1. They are so expensive for that price, I could buy a EP2000 or something... Ya know? Whats the benefit of those? Just curious. redface.gif
Whats wrong with the other driver? Again Just curious not trying to argue or something lol. Is there any other drivers I should be looking at?
2. Ok I will pick up a few
3. Fantastic. I just ordered the plans.
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post #16 of 28 Old 11-15-2012, 07:54 PM
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Quote:
Originally Posted by radman12 View Post

may not be free lunch, but there is free plans. f20 has great documentation and plans for free, THT plans=$$$.
If $14.95 breaks your budget you've chosen the wrong hobby. smile.gif

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post #17 of 28 Old 11-15-2012, 08:50 PM
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These are the recommended drivers. They also work in the F-20. I don't believe the HO works.

http://www.parts-express.com/pe/showdetl.cfm?partnumber=295-468

http://www.parts-express.com/pe/showdetl.cfm?partnumber=295-190
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post #18 of 28 Old 11-15-2012, 11:54 PM
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Concerning screws, read the plans when you get them. You definitely want to use PL Premium glue. And you don't necessarily need screws, but they can be helpful to hold panels in place and pull them together while the glue is drying. A brad nailer can be useful for this, too. However, for every brad or screw that you use, remember that they don't hold the sub together (the glue does that), and you will probably need to fill the hole and sand it before you put the final finish on (unless you're using carpet). Having just spent 2 hours sanding the Bondo off two AutoTuba subs, I think I will seek to use as few brads as possible next time. smile.gif

-Max
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post #19 of 28 Old 11-15-2012, 11:57 PM
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Concerning amps, I just picked the Crown XLS 1500 and will be using one channel of it to power my THTLP most of the time. I wrote up my evaluation of a few different options, and why I picked the Crown in this post: http://www.avsforum.com/t/1432336/build-log-a-pair-of-autotubas/30#post_22592850
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post #20 of 28 Old 11-16-2012, 03:17 AM
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Quote:
Originally Posted by Aus1095 View Post

1. They are so expensive for that price, I could buy a EP2000 or something... Ya know? Whats the benefit of those? Just curious. redface.gif
Whats wrong with the other driver? Again Just curious not trying to argue or something lol. Is there any other drivers I should be looking at?
2. Ok I will pick up a few
3. Fantastic. I just ordered the plans.
They are a bit more but they have no fans. I can adjust phase and gain separately. And they look cool. And I guess if one craps out I still have another going.

The HO isn't one of the recommended drivers for the tht. It takes very specific drivers. Everything is in the plans.

FOLLOW THE PLANS and you can't go wrong. Two tips though.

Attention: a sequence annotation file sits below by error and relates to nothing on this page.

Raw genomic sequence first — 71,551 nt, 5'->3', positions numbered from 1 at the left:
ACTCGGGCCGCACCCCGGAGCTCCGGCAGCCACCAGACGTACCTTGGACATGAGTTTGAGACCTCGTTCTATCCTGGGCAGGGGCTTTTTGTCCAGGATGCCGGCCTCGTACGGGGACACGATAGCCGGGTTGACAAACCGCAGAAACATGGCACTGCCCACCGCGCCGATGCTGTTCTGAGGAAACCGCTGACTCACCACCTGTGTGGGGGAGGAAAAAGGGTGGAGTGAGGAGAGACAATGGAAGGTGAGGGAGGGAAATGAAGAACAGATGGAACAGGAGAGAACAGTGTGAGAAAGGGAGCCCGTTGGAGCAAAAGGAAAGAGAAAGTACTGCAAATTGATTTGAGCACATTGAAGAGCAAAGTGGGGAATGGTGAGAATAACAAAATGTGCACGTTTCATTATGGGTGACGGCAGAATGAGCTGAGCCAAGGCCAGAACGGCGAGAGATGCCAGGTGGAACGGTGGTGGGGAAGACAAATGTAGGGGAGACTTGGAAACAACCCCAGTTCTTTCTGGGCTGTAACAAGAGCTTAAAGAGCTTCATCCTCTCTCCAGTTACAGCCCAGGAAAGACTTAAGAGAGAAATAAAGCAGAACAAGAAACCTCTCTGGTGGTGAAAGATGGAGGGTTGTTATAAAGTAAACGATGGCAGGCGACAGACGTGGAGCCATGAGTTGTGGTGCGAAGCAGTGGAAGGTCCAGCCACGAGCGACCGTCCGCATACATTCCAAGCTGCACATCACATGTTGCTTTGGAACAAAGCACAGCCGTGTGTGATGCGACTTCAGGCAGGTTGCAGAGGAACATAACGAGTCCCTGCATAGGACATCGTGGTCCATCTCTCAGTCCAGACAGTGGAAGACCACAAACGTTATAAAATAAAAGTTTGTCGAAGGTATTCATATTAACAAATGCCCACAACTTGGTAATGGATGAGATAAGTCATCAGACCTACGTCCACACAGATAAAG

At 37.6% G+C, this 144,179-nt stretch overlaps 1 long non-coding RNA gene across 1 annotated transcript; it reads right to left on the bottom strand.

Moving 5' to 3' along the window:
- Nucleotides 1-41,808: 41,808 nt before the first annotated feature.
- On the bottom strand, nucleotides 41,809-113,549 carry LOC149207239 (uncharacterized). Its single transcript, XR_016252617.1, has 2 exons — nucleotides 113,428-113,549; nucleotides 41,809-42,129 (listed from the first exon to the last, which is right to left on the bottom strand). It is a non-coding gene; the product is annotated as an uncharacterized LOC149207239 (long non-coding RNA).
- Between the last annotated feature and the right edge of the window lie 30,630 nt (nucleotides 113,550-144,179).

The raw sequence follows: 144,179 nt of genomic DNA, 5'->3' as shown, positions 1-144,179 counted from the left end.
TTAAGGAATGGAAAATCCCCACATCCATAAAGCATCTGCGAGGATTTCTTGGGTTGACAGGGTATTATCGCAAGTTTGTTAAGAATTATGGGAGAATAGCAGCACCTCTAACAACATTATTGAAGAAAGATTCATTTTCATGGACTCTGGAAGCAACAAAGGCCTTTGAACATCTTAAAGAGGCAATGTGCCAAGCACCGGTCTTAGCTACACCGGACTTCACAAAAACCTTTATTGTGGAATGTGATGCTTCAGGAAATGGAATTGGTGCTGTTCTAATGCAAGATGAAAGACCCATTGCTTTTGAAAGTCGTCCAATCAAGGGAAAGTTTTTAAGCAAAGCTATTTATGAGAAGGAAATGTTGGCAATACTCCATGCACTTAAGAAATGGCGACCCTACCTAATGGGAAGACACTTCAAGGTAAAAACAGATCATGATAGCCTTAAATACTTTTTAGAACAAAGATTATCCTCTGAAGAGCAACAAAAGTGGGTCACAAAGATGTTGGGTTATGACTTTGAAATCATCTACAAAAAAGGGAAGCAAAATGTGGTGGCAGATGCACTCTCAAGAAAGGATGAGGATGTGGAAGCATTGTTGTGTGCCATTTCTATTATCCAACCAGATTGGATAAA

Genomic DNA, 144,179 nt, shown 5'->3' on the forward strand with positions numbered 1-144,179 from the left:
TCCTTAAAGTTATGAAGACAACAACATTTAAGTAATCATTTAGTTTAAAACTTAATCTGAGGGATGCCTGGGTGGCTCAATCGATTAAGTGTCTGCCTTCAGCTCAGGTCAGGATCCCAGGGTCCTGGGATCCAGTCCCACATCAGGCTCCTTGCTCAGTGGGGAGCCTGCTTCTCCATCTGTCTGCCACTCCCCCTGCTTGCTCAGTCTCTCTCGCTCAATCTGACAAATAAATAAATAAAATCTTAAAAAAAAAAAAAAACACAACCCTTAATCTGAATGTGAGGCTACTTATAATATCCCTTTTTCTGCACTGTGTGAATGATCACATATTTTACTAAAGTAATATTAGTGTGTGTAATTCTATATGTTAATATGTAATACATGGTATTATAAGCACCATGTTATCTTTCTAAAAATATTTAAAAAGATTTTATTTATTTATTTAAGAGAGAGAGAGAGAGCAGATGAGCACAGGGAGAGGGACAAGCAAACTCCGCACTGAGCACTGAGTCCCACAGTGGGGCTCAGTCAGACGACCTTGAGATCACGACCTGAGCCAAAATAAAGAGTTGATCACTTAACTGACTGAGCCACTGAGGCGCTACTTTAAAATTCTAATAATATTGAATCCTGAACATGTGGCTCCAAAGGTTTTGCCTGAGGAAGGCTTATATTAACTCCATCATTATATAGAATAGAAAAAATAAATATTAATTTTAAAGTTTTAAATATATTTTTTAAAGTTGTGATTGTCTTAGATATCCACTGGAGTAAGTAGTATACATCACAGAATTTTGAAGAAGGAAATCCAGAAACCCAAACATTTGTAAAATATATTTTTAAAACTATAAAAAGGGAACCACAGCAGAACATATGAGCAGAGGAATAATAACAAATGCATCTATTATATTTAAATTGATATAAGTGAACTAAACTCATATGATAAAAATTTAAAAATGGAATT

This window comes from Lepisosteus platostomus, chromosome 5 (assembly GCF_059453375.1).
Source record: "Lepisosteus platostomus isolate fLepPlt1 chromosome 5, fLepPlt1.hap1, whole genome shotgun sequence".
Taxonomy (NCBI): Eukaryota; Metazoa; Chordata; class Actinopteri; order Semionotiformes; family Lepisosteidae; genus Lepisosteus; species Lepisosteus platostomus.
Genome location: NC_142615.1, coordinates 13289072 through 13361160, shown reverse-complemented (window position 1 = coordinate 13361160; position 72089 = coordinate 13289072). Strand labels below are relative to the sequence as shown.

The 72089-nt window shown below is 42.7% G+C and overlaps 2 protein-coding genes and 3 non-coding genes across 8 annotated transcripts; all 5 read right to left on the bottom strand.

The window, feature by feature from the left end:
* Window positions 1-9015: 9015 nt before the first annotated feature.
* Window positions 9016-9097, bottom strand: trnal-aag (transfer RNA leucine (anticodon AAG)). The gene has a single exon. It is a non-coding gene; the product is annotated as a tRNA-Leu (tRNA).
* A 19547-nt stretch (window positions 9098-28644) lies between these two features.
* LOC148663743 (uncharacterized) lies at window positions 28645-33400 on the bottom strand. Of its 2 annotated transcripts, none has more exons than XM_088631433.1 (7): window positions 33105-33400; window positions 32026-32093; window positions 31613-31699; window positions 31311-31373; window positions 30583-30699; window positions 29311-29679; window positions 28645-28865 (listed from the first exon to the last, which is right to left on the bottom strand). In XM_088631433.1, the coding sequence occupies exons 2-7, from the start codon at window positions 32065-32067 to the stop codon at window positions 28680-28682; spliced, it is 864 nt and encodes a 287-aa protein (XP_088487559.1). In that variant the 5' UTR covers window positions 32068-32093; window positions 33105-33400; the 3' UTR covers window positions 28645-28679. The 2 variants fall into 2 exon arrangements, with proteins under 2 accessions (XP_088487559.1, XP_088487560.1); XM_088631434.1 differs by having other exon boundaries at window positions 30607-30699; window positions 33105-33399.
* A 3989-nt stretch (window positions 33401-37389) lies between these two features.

1. Wax paper between the material and your clamping equipment. Glue won't stick to it.

2. Epoxy the nuts in for the driver. I used pl on mine and didn't have a problem but epoxy has saved my butt and a recent build I did.

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post #21 of 28 Old 11-16-2012, 05:39 AM - Thread Starter
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Quote:
Originally Posted by maxcooper View Post

Concerning screws, read the plans when you get them. You definitely want to use PL Premium glue. And you don't necessarily need screws, but they can be helpful to hold panels in place and pull them together while the glue is drying. A brad nailer can be useful for this, too. However, for every brad or screw that you use, remember that they don't hold the sub together (the glue does that), and you will probably need to fill the hole and sand it before you put the final finish on (unless you're using carpet). Having just spent 2 hours sanding the Bondo off two AutoTuba subs, I think I will seek to use as few brads as possible next time. smile.gif
-Max

Ok, I got the plans this morning. I will read through them today. Everyone says use a different glue? Titebon PL Premium etc. Is there a huge difference? I was planning on using 4 large clamps with two perfect square things. If I can I would like to avoid screws or nails. I don't really want to have to go back with the sand putty stuff and fill it in. Then sand it back down etc. I will if I need too though.
Quote:
Originally Posted by brian6751 View Post

They are a bit more but they have no fans. I can adjust phase and gain separately. And they look cool. And I guess if one craps out I still have another going.
The HO isn't one of the recommended drivers for the tht. It takes very specific drivers. Everything is in the plans.
FOLLOW THE PLANS and you can't go wrong. Two tips though.
1. Wax paper between the material and your clamping equipment. Glue won't stick to it.
2. Epoxy the nuts in for the driver. I used pl on mine and didn't have a problem but epoxy has saved my butt and a recent build I did.

They do look really good. That is true, very simple and sleek. I already read a thread on the THT forum that said make sure you follow everystep to the period. They are there for a reason.
1. Oh ok thats a good idea... I will add that to my list.
2. What is Epoxy? Nuts in the driver? I haven't read through the guide but that is one thing I dont know how to do is mount the driver....
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post #22 of 28 Old 11-16-2012, 06:38 AM - Thread Starter
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So reading through these instructions... Yeah... I am lost... I really didn't think it would be this difficult. I can't even follow along with the instructions... I don't really want to post too much on this thread. In case I break some copyright law
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post #23 of 28 Old 11-16-2012, 07:41 AM